How Long After Wrist Surgery Can I Drive (And Why)?

Exact Answer: After 4-6 weeks

One can have wrist surgeries due to many reasons like tendon repair, carpal tunnel release, fingertip fixation, etc. Such syndromes usually occur due to accidents or sudden injuries caused during work. When the bones in the palm or wrist need fixtures, it is done by surgery using tools like screws, pins, plates, etc. The process of wrist fixation by surgery lasts from 12 to 30 hours. It is not painful to the patient as he/she is given anesthesia beforehand to numb the pain that may occur during the process. Since a major chunk of everyday chores is done by hands, it could get suspended for some days for the patients depending upon the severity of their wounds.

How Long After Wrist Surgery Can I Drive?

Cause of Surgery The Time Needed to Start Driving
Tendon Repair6 Weeks
Dupuytren’s Fasciectomy 5-6 Weeks
Fracture Fixation4-6 Weeks
Carpal Tunnel Release1-4 Weeks, depending on the pain

This is one of the most commonly asked questions that when can one resume driving after getting wrist surgery. The major answer to this question is basically dependent on how well the patient can handle a car. AIt was observed in a survey that people with minor wrist surgeries returned back to driving within 14-20 days of the surgery. The time extends to 6 weeks in case of fracture fixation. The movement of the hand and its fragility are the important factors to determine this duration. Pain is a primary factor to decide whether the patient is capable of driving at the time he decides to drive.

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Usually, Doctors recommend a time period of 4 to 6 weeks but it lies totally upon the discretion of the patient. If the patient is confident enough to handle the vehicle properly, without fearing any possibility of injury before the prescribed time, he/she may resume driving. There is no visible evidence that doctors in these cases possess any sort of medical liability if there is any mishappening as they usually prescribe a bare minimum period to wait before resuming the ride. The doctors cannot be sued if the patient decides to take the driving wheel in his/her hand as per convenience.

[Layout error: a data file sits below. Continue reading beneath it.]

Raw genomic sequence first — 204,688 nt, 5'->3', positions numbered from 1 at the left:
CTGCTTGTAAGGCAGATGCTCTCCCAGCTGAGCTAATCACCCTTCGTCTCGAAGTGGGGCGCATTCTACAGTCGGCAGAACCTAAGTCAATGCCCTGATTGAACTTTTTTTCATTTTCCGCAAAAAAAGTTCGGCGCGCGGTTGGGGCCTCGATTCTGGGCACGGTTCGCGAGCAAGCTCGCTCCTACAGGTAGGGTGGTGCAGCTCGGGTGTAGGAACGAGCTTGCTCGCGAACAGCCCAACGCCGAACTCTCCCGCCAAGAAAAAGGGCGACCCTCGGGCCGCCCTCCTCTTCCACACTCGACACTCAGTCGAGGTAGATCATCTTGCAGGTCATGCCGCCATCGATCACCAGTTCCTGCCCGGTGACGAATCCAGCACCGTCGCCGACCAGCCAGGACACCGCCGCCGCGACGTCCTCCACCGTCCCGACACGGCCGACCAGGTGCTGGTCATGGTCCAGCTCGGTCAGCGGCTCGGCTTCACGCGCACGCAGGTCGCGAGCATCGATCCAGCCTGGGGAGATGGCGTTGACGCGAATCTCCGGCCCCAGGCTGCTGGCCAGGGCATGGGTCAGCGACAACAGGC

Why Does It Take That Long?

A lot of people need massage or physiotherapy after the surgery to make sure that they can carry out their daily chores properly. This therapy usually begins after 7-10 days of the surgery depending on its severity and may end up to 3-4 months. The physiotherapy makes sure that there is no defect or problem left to be fixed and the movement of the wrist is facilitated properly. However, the person can start driving even when he/she is in the middle of the therapy; subject to the condition that no pain or stiffness is felt by them.

Such a duration of 6 weeks is advised because wrist surgery does not come alone. It comes with a lot of painkillers and opioids to suppress the pain by inducing drowsiness in a person. The patient is usually required to intake these medicines for 21-30 days. Since it induces drowsiness, it could be expected by ordinary prudence that the driver may lose balance or become drowsy midway while driving, and hence, raising the chances of road accidents and nuisance.

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Since there could be tools inserted for the surgery, another reason for this tenure lies here. The tools like pin, plates, etc. support the wrist, they cannot be removed until it is made sure that the patient can make pain-free wrist movements. The wrist remains stiff even after the removal of bandages and fixtures, thus it is not advised to strain the injured area when it is stiff already. One needs to exercise hand movements before jumping on the driving seat.

Conclusion

The patients with minor surgery may resume driving within 21-25 days. However, the higher the severity of the injury, the longer would be the time taken to recover and hence, return to the driving seat. There is no fixed formula but the patient is advised to take cognizance of his/her pain and stiffness in the affected area and the effect of the painkillers in the body. Conclusively the onus lies completely on the patient to remain loyal to the surgeon’s advice regarding rest and act in the state of common prudence while making any decision.

References

  1. https://journals.lww.com/jaaos/Fulltext/2013/11000/Driving_After_Orthopaedic_Surgery.6.aspx
  2. https://www.thieme-connect.com/products/ejournals/abstract/10.1055/s-0040-1709189

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